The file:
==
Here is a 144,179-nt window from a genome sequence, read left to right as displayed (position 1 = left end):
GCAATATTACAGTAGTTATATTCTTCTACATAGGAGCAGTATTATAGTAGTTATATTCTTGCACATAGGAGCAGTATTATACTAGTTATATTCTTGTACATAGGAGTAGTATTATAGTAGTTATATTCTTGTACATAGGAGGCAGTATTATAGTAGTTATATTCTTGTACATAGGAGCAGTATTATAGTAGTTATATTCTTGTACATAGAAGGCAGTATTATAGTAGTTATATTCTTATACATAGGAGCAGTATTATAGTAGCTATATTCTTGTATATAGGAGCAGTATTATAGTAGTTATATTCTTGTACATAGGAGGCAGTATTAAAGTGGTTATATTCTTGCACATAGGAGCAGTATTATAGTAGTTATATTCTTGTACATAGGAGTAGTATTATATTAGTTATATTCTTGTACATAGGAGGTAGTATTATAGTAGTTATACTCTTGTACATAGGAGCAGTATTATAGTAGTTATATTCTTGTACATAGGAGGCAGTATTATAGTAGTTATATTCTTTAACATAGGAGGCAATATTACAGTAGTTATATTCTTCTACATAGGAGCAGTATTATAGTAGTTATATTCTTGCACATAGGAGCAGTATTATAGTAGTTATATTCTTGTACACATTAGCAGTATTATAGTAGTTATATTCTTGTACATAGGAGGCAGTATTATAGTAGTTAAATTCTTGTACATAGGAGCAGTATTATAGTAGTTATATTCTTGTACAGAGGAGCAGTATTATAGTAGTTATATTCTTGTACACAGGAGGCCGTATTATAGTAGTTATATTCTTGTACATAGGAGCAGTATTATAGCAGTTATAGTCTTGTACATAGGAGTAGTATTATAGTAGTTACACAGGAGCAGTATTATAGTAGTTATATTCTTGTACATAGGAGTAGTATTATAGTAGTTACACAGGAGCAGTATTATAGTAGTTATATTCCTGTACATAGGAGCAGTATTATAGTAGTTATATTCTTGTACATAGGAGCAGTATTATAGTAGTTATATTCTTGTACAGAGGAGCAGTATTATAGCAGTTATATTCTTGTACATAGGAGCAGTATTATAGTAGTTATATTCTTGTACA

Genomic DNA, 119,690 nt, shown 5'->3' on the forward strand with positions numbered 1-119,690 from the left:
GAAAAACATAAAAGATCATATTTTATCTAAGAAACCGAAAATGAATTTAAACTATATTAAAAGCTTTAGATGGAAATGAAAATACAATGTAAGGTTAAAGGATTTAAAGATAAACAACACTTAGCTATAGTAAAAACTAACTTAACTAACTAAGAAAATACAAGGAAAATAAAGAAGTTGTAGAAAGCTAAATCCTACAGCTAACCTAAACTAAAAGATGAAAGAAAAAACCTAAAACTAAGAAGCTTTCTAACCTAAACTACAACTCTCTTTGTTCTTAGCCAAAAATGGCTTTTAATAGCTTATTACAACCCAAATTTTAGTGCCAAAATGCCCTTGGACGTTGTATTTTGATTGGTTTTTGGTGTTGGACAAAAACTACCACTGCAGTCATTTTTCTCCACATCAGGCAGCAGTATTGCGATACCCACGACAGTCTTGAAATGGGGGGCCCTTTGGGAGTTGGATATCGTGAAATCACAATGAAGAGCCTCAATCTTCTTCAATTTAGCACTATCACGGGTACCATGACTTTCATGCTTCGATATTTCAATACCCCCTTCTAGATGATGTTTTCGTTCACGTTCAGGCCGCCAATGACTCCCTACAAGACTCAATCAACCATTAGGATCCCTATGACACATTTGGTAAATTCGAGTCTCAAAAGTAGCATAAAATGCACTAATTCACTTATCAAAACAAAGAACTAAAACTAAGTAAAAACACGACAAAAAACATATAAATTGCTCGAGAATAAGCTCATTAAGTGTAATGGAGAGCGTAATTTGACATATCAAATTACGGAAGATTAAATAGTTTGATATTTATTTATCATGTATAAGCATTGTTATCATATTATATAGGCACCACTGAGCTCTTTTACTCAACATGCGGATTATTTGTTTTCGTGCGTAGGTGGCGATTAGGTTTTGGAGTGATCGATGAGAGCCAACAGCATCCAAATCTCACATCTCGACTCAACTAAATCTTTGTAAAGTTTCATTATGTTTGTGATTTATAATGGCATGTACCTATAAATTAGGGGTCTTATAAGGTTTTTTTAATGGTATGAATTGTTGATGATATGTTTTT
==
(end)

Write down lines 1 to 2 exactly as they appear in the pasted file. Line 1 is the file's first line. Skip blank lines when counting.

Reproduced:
Here is a 144,179-nt window from a genome sequence, read left to right as displayed (position 1 = left end):
GCAATATTACAGTAGTTATATTCTTCTACATAGGAGCAGTATTATAGTAGTTATATTCTTGCACATAGGAGCAGTATTATACTAGTTATATTCTTGTACATAGGAGTAGTATTATAGTAGTTATATTCTTGTACATAGGAGGCAGTATTATAGTAGTTATATTCTTGTACATAGGAGCAGTATTATAGTAGTTATATTCTTGTACATAGAAGGCAGTATTATAGTAGTTATATTCTTATACATAGGAGCAGTATTATAGTAGCTATATTCTTGTATATAGGAGCAGTATTATAGTAGTTATATTCTTGTACATAGGAGGCAGTATTAAAGTGGTTATATTCTTGCACATAGGAGCAGTATTATAGTAGTTATATTCTTGTACATAGGAGTAGTATTATATTAGTTATATTCTTGTACATAGGAGGTAGTATTATAGTAGTTATACTCTTGTACATAGGAGCAGTATTATAGTAGTTATATTCTTGTACATAGGAGGCAGTATTATAGTAGTTATATTCTTTAACATAGGAGGCAATATTACAGTAGTTATATTCTTCTACATAGGAGCAGTATTATAGTAGTTATATTCTTGCACATAGGAGCAGTATTATAGTAGTTATATTCTTGTACACATTAGCAGTATTATAGTAGTTATATTCTTGTACATAGGAGGCAGTATTATAGTAGTTAAATTCTTGTACATAGGAGCAGTATTATAGTAGTTATATTCTTGTACAGAGGAGCAGTATTATAGTAGTTATATTCTTGTACACAGGAGGCCGTATTATAGTAGTTATATTCTTGTACATAGGAGCAGTATTATAGCAGTTATAGTCTTGTACATAGGAGTAGTATTATAGTAGTTACACAGGAGCAGTATTATAGTAGTTATATTCTTGTACATAGGAGTAGTATTATAGTAGTTACACAGGAGCAGTATTATAGTAGTTATATTCCTGTACATAGGAGCAGTATTATAGTAGTTATATTCTTGTACATAGGAGCAGTATTATAGTAGTTATATTCTTGTACAGAGGAGCAGTATTATAGCAGTTATATTCTTGTACATAGGAGCAGTATTATAGTAGTTATATTCTTGTACA